Globalisation plays an important role in these threats to bee populations. When bee colonies die, beekeepers need to buy new honeybees, and so there is now a global business in honeybees which are transported around the world. Bumblebees are also global travellers. Glasshouse grown tomatoes are tastier if they are pollinated by bumblebees, and so across the world tomato farmers import commercially-reared bumblebees which are distributed by just a few companies. When bees travel, there is a risk that they carry with them pathogens: small hive beetle is the latest threat. Originating in South Africa, and now reported in the USA and Italy, British beekeepers say that without import restrictions, it is only a matter of time before it reaches the UK. Small hive beetle destroys honeybee comb, brood and stores, and currently there is very little that can be done to control it.
It is clear that human activity has made a large contribution to the decline of bees. So how can we humans protect them? Much of the scientific work being carried out to understand threats to bees is framed as if bees lived in one world (nature) and humans occupied another (culture). What would happen if we reframed some of the questions we asked about bees and included humans and other species in our thinking? What if we ‘look up and around, at least for a moment and were reminded that there are always other things in the vicinity [of bees], lots of them, and not just one.’ (Bingham 2006: 484) What would we see? All sorts of human beings come into the picture – beekeepers, in all their complexity (commercial beekeepers, urban beekeepers, hobby beekeepers, ‘natural’ beekeepers), policy makers in rural affairs and agriculture, town and parks planners, scientists, consumers (of honey and the foods pollinated by bees), gardeners, farmers, activists, chemical companies, the military (Kosek 2010), food marketing boards (the successful marketing of blueberries and almonds as superfoods has increased demand for honeybee pollination of these crops). What kinds of economies do these different humans create, and how do these economies effect the lives of bees? What contradictions lie in the use of chemicals – they are not only used by farmers, but also by beekeepers to kill varroa mites, and gardeners to reduce the amount of grass before planting wild flower meadows. How are our landscapes changing –might cities become wildlife trails, and farms the centre of industry?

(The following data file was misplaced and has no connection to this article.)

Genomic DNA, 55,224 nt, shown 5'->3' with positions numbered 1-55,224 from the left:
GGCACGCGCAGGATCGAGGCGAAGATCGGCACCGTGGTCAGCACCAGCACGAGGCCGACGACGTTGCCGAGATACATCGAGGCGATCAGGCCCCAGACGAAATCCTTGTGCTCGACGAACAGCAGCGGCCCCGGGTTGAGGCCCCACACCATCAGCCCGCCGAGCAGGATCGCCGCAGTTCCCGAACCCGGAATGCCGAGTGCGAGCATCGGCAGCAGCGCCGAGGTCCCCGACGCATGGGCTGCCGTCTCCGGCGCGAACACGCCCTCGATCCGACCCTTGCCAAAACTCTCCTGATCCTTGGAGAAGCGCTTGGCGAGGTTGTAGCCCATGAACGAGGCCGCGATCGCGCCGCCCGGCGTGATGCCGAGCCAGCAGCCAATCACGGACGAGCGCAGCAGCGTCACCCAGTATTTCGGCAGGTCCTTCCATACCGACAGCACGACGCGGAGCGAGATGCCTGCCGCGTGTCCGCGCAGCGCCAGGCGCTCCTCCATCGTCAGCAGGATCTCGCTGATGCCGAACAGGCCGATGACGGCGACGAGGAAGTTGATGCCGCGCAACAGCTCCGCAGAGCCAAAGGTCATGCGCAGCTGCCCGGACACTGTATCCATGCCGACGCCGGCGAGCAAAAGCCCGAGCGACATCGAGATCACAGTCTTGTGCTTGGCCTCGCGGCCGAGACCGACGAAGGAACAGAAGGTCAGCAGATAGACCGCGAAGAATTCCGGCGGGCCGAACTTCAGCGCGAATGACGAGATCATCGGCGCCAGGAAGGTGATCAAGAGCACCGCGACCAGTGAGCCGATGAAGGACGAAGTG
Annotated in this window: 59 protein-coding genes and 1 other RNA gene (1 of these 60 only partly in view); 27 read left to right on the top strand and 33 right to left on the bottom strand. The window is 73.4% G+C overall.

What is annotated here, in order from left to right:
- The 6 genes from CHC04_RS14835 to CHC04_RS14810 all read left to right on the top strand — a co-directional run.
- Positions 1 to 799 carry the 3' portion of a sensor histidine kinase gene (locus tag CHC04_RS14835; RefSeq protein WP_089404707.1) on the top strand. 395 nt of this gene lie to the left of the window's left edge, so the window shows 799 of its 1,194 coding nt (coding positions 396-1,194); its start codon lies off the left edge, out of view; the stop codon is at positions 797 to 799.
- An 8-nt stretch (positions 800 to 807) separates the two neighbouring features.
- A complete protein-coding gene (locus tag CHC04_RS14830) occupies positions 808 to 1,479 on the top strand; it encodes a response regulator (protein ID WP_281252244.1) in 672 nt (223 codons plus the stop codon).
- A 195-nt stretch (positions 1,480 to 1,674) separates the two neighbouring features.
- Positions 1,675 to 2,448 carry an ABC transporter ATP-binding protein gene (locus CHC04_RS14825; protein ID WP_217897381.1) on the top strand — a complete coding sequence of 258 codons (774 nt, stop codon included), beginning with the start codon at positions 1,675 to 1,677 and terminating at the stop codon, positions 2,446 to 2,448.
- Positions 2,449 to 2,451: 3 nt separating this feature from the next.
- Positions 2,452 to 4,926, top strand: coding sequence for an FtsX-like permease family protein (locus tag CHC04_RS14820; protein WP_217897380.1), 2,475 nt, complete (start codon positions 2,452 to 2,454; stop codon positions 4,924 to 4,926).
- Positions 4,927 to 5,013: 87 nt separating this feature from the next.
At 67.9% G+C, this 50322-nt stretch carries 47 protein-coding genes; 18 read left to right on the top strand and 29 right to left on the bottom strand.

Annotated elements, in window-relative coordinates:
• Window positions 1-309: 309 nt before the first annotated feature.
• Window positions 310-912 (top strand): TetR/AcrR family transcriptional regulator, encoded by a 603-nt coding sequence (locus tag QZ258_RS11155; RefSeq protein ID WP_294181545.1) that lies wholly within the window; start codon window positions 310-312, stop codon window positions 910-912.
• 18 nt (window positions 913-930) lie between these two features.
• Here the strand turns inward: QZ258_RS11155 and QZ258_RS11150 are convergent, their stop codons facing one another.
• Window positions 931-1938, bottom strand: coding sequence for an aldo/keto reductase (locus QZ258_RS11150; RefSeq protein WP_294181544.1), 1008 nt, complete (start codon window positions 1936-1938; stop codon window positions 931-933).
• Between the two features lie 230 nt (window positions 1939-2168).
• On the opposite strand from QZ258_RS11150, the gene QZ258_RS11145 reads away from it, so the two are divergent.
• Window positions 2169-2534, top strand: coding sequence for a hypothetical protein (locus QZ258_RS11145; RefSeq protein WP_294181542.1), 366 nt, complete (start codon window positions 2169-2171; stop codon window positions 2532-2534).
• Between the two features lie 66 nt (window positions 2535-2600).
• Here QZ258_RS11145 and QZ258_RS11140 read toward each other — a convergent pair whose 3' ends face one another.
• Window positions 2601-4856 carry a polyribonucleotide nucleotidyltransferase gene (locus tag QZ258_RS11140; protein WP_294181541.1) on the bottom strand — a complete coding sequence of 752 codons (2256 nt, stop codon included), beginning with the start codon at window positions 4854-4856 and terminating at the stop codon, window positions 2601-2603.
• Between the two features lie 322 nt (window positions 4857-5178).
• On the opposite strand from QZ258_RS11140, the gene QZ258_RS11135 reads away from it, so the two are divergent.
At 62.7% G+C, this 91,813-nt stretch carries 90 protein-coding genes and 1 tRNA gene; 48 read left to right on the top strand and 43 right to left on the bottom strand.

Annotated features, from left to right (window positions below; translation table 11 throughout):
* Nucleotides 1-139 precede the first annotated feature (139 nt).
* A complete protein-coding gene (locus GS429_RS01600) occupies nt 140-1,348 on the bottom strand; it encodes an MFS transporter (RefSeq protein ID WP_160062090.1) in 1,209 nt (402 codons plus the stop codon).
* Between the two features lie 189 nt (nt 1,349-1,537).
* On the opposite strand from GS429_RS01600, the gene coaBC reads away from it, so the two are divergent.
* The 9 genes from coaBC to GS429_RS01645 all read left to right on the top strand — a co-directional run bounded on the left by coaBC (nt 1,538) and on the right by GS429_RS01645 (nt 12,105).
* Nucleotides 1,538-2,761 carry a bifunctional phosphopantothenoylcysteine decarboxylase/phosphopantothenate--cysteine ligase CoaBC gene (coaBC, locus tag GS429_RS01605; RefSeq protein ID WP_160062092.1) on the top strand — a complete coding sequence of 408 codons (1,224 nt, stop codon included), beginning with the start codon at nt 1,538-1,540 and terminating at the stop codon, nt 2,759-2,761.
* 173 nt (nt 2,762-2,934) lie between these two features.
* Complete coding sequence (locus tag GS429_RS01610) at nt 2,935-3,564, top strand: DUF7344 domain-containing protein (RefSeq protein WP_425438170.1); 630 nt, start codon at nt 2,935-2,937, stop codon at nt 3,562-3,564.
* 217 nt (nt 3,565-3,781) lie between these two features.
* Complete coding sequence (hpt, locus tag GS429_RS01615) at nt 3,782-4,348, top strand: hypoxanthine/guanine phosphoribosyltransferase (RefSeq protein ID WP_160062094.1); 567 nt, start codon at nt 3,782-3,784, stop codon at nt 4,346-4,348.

Since the ancient Greeks, honeybee society has inspired our political philosophy and shaped the way we think about ourselves. Contemporary beekeeping practices have created the contemporary honeybee (Kosek 2010). What kinds of future worlds can we imagine for bees and humans, if we view forms of life as a collective, instead of occupying separate zones of nature and culture?
(* recommended for the reading group)
Bingham, N. (2006). “Bees, butterflies, and bacteria: biotechnology and the politics of nonhuman friendship.” Environment and Planning A 38: 483-498.
Kosek, J. (2010). “Ecologies of Empire: On the New Uses of the Honeybee.” Cultural Anthropology 25(4): 650-678.
*Mathews, F. (2011). “Planet Beehive.” Australian Humanities Review 50(May).
Nordhaus, H. (2011). The Beekeeper’s Lament. How one man and half a billion honey bees help feed America, Harper.
*Spivak, M., et al. (2011). “The plight of the bees.” Environmental Science and Technology 45(1): 34-38.
Dr Rebecca Marsland is a Lecturer in Social Anthropology at the University of Edinburgh. She currently holds an ESRC Transforming Social Science grant for a research project called Beelines which explores on human-bee relations. For more information about Beelines see: http://www.san.ed.ac.uk/research/grants_and_projects/current_projects/beelines
You can also follow Beelines on Twitter: @Beelines_ed